Cardinal Charlie recalls fire alarm boxesPublished 9:24am Thursday, May 23, 2013
I’m sure there are a few people around who remember that little old man, “Nicey Day Joe,” and his horse-driven ice cream wagon plying the streets of Dowagiac years ago.
No matter the weather, old Joe greeted his customers with, “Nicey Day.”
Back when I was a kid, our sidewalks were plowed of the fallen snow bright and early in the morning by Albert Wares and Loyd Hunt using their big wooden plows, which were driven by their faithful old horses.
If I remember, Albert had a blind horse.
Another thing I remember back in the 1930s were those little red fire alarm boxes around town, usually attached on a telephone pole high enough so little kids couldn’t reach them.
One pulled the alarm box if you saw a fire to report it.
When the fire alarm whistle was blown down at the city waterworks on Chestnut Street, you could tell which of the alarm boxes had been pulled by the number of long and short sounds.
Three longs and two shorts would be box 32, which was Pokagon and Cherry streets.
I remember box 15 was at Wayne and Front streets. This was the closest box to my house at 501 Orchard.
I’m sure a lot of Dowagiac people remember old Don “Deac” Reshore, an old-time lawyer and a neighbor of mine. I guess he used to be quite a baseball player in his earlier years.
I remember how he used to ride his old bike with his pants leg rolled up so as not to get his pants caught in the chain as he rode to town.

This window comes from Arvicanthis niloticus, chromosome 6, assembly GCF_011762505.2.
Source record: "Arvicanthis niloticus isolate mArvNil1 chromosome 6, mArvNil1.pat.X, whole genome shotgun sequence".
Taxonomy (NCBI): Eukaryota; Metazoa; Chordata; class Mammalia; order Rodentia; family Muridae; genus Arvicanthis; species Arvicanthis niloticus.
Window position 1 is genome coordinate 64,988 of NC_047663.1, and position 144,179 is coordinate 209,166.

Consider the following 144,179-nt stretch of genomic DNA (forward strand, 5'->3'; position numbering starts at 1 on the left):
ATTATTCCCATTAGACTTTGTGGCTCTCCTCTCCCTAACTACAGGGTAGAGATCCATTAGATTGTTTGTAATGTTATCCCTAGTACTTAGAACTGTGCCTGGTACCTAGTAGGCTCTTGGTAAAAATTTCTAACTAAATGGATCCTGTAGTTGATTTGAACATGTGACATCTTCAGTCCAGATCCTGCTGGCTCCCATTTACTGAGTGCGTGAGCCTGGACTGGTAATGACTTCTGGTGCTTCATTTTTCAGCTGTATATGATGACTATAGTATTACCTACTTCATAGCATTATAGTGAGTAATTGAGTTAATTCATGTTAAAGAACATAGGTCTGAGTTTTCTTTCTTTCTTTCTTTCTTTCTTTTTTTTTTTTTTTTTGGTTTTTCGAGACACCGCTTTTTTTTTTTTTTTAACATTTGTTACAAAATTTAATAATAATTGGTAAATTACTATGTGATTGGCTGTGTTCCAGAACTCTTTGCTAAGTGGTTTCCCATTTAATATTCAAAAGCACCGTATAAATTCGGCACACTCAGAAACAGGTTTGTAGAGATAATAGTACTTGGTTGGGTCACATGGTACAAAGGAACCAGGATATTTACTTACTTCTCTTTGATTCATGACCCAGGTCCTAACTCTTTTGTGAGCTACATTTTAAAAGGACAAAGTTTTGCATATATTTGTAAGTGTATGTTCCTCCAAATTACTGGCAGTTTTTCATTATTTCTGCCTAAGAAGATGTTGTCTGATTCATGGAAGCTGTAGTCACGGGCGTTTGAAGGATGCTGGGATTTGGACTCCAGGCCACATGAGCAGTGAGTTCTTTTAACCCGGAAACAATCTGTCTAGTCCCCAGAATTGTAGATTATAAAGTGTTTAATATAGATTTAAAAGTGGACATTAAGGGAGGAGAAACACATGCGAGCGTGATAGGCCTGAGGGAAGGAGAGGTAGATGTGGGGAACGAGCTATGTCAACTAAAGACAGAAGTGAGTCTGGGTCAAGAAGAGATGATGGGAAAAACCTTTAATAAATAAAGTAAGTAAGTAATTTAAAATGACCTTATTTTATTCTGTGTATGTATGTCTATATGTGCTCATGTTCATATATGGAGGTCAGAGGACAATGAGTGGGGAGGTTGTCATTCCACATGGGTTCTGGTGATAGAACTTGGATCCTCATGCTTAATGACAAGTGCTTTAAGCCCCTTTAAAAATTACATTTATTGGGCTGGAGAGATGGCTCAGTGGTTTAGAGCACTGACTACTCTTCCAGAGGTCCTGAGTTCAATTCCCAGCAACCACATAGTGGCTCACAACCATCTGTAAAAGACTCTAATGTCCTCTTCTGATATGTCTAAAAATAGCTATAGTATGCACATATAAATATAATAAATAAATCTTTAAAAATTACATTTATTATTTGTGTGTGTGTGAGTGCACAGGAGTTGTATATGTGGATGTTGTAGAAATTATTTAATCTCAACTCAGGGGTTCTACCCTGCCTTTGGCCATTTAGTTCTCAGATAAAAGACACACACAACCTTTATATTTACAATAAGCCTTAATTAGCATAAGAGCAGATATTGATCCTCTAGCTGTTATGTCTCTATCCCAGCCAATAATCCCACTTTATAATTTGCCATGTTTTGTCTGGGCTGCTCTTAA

He would lean his bike up against one of those big elm trees in front of Dr. Loupee’s office on the corner of Orchard and Division.
No need to lock up the bike back in those days.
He would then proceed up to Front, where he had his law office upstairs over what is now Zeke’s.
Dowagiac used to be full of grocery stores.
Besides A&P, where Ridge is now, downtown were Kroger, Gribler’s and Redner’s.
There were lots of ma and pa small neighborhood ones also.
Watson’s and Three-R Foods were on North Front, Al Mitchell’s was on Oak, Leo Parker’s on Wayne, Harry Arney’s on East Railroad, Bill Bailey’s on East Telegraph, Walt Taberski’s on East Division, along with Bill Hartsell’s, Rein Leitke’s on Jefferson, Joe Parker’s on Sherwood, Hiemstra’s on West Railroad, Swartz’s on Prairie Ronde, C.C. Paul’s on Main, Hunberger’s on Pokagon and several others like Penza’s, Pevin’s, Wright’s and Wenglarski’s.
Does anyone besides me remember the strong aroma of that fresh-ground 8 O’Clock coffee as you went into the old A&P store years ago?
“Cardinal Charlie” Gill writes a nostalgic weekly column about growing up in the Grand Old City.
Email him at email@example.com.
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